I use the Engel coolers when I know I'm going to be out for a few days. They really do hold ice. They also, as noted above, don't hold a lot for their size and weigh more than the others.
For regular beer-based camping, the igloo marine model hold a lot of ice and beer -- and with somebody in and out of the cooler every five minutes, nothing will hold ice better than anything else. These come with plastic hinges & latches but you can upgrade to stainless steel for cheap. my last one lasted north of 10 years.
Maiorca looks great!
Hey, since your focus is on the stoutness of handles etc... it made me think of something... I've been restoring a cabin (and the grounds) for a couple of summers... restoring everything to the 30's and 40's... we were at a garage sale a couple of years ago and I found an OLD cooler, all metal, completely intact just some dents... I found a dent pulling tool on amazon and in the evening, went to work... that thing has become our mainstay at the cabin for beer duty... everything is metal on that dude and it is stout. IIRC I paid 15.00 for it and 28.00 for the dent removal stuff... it is 'hammered' aluminum... maybe a cool idea for you too... it is not super heavy, but it will definitely take punishment... it probably does not have the insulation properties of modern tools, but, it works for us.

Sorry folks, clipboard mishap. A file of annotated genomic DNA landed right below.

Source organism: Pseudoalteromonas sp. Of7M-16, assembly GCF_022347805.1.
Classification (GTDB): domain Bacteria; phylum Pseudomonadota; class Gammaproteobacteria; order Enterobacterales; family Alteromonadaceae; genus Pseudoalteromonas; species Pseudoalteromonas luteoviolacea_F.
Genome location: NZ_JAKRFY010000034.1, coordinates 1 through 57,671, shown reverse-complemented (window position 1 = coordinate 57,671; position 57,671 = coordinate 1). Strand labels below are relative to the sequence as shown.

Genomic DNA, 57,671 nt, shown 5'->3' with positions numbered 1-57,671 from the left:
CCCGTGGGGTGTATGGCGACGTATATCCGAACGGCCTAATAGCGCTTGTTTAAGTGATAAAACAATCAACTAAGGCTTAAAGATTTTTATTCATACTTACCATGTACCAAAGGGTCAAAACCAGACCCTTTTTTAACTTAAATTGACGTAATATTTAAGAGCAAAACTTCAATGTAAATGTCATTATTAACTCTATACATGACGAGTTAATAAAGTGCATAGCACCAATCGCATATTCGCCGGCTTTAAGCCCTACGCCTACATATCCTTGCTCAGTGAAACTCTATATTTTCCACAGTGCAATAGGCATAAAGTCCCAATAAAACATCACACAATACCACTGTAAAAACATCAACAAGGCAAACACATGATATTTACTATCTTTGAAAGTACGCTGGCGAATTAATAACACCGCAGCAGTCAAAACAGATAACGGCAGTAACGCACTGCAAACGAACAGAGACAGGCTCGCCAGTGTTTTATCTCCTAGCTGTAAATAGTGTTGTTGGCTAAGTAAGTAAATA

Love nostalgia coolers like getbent.
Did not like those scotty ones however.
The extra money just to have a Yeti sticker to put on the back of your truck is totally worth it.
My grandfather worked for 'your local Coca Cola bottler"; over the years the family acquired many CC branded coolers as described above, every thing is metal on these including the drain (which always had a cap secured by a stout chain) The CC branding makes them collectable but ones w/ names like "Pleasure Chest.." and such often turn up a yard sales in older neighborhoods, or antique malls for short money, well worth having
I too think that Yetis are mostly for impressing your fellow hunting companions. That said, a very good friend just picked up two Yeti coolers, one bigger, one smaller. He'd gotten a work bonus, so he had mad money to spend. I jokingly accused him of buying them because he's in Georgia, and it was a requirement to maintain his Good Ol' Jawja Boy card? He denied this (he's more the well read Southerner renaissance man sort, not the Dukes of Hazzard sort), but I'm not sure there isn't something to it.
The problem with coolers, is that they will never *not* cool. Hinges will bust, the lid strap will die (mine's is dead), and other annoyances: cracks or chips gouged out. But when the notion arises to throw some 12paks and ice in your old chest for a fun weekend away, that busted down thing will still do the job. So we all wind up tolerating annoying stuff in our old coolers.